Where’d Design East Go?

As recently as February, United Business Media staff were promoting the then-upcoming Design East trade show.

Big changes and improvements were promised, and given last year’s flat turnout and buzz, they would have been a welcome shot in the arm.

We saw “would have been” because the show has been canceled, with the understated  message on the website telling visitors only, “Thank you for visiting the Design East site. Unfortunately, Design East will not be held in 2013.”

The fact is, it’s really tough to do a great show in certain markets. Even Boston, which has a thriving tech community, doesn’t go out of its way to support these events. Show producers wrestle with the question over whether it makes sense to undertake the expense, effort and risk involved, especially when it might cannibalize other convention offerings.

As an event organizer that has put on shows in the Boston area in the past, we can empathize with UBM’s decision. But we also understand the fragile nature of supplier loyalty, and when you open the door for customers to go somewhere else for their needs, they usually walk through it.

Musical Trade Show Chairs

Canon Communications, owner of a series of B2B magazines and trade shows, has been bought by United Business Media.

This is highly relevant because Canon partners with IPC to put on Electronics Assembly Expo, which coincidentally takes place next week. And SMTA used to partner with Reed Elsevier on that show, only to be tossed aside when Canon acquired the Chicag0-based Assembly Tech Expo show (as well as the US-based Nepcon events and several magazines) from Reed in May 2006.

Not coincidentally, CIRCUITS ASSEMBLY was owned by UBM from October 1999 to February 2002. And that gave me an front row seat to see its management in action.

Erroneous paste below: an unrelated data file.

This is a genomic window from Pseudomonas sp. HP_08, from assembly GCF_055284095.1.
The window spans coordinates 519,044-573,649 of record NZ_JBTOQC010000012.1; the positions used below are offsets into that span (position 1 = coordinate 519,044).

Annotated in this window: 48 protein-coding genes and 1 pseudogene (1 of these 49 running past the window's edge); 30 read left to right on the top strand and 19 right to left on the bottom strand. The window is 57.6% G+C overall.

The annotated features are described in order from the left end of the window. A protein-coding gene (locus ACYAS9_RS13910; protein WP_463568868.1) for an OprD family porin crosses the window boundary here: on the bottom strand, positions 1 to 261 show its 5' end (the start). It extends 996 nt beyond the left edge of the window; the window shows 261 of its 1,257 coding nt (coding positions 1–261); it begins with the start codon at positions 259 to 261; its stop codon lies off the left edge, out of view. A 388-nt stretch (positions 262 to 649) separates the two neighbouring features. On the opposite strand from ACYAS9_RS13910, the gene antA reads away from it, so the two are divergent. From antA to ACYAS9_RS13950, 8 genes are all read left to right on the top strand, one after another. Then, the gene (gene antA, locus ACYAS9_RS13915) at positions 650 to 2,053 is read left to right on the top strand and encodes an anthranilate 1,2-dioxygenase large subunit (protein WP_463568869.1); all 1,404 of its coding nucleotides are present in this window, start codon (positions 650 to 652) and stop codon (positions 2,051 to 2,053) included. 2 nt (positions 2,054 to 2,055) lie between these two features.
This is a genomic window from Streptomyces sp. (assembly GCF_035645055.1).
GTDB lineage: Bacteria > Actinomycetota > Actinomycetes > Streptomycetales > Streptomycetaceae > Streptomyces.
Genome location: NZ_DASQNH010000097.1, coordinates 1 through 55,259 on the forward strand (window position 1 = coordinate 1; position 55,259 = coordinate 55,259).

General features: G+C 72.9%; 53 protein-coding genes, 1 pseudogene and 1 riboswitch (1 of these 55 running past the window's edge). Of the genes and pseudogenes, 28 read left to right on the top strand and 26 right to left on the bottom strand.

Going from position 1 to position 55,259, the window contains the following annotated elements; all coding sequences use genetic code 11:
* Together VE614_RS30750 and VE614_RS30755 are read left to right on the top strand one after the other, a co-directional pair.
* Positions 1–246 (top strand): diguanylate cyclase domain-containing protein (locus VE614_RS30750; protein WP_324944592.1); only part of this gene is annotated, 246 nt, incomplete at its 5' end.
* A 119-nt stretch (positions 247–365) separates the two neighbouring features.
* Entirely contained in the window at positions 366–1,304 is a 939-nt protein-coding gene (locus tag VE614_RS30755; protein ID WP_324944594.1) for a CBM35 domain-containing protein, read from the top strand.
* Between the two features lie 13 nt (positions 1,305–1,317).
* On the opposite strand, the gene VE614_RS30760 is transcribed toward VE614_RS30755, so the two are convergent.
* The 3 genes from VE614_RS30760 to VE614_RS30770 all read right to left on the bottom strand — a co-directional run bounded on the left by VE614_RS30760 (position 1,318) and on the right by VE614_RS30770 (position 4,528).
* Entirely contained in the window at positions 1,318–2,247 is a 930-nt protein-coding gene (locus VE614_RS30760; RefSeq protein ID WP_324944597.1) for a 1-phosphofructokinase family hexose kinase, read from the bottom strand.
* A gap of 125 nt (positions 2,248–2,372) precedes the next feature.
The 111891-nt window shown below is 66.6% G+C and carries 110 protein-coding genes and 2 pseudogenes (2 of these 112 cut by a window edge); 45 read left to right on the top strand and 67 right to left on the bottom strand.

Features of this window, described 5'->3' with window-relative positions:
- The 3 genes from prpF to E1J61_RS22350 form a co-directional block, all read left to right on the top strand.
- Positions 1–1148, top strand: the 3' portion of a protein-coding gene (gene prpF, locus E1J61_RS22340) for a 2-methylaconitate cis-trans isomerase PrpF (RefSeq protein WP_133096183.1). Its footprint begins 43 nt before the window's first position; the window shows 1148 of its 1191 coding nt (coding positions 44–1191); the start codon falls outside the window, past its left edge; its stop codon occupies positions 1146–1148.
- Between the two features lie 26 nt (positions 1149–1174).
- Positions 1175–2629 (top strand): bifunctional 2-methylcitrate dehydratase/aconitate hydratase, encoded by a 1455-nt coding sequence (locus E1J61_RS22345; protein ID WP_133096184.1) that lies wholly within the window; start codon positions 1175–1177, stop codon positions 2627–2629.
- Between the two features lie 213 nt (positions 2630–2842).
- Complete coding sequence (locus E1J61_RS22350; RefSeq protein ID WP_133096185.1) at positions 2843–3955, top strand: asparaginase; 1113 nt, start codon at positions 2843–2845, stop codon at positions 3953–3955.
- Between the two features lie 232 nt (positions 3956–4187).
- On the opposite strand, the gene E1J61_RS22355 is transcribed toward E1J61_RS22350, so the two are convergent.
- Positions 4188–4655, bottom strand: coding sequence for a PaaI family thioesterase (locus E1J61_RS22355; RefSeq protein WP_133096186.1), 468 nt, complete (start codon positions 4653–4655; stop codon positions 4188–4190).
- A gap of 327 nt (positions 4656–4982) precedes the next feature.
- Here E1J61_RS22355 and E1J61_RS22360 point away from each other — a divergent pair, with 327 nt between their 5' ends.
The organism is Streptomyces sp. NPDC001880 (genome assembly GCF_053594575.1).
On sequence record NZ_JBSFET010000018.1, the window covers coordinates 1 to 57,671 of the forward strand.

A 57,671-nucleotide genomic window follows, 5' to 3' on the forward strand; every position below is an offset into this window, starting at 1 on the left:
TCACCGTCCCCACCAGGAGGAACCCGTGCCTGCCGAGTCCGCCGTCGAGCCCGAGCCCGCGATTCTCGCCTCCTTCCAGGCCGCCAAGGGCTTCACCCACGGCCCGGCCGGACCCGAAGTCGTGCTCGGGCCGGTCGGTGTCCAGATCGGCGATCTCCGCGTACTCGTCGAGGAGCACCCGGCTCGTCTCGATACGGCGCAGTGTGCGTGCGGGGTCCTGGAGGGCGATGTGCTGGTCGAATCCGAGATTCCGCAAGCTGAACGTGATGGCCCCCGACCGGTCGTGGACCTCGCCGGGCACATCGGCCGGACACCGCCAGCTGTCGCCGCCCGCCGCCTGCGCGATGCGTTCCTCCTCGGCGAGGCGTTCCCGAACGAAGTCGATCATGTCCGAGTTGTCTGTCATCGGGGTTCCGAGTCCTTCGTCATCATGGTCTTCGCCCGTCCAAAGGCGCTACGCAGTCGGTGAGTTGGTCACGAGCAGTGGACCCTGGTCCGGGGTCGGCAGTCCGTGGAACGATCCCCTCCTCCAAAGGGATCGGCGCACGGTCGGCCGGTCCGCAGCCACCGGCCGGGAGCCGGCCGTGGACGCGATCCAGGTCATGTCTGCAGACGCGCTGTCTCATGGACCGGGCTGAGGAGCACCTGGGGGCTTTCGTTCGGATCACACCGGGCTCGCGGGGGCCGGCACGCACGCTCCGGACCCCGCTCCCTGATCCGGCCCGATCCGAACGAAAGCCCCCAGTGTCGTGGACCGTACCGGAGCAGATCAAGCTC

It wasn’t pretty.

London-based UBM has a long history of terrible business decisions. It spent $900 million on magazine publisher CMP in October 1999, and then sold off many of the just-acquired properties for pennies on the dollar. These were magazine/trade show businesses in such fields as paper making; unglamorous, to be sure, but they just happened to be huge cash cows. But they had low topline growth, and UBM’s bet was on the high-flying tech sector, which collapsed a scant 18 months later.

Where UBM benefited was it went private when its stock was super cheap, then as the markets clawed back, it went public again. That may have been the only smart financial move the company has made in 10 years.

It is paying $287 million for Canon, a company with $106 million in revenues and $37 million in pro forma EBITDA for the fiscal year ended June 30. (Canon’s venture capital owners acquired the business in 2005 for a reported $200 million.) That’s a lot of crumpets.

While UBM corporate is good at blowing money, what its business units don’t do is partner with outside organizations. When I was there, they barely partnered with each other. Given that, I can’t see UBM continuing the relationship with IPC.

And it will be very interesting to see if that forces IPC to reopen talks with SMTA over a fall electronics trade show. If nothing else, it very likely gives SMTA the upper hand in negotiations.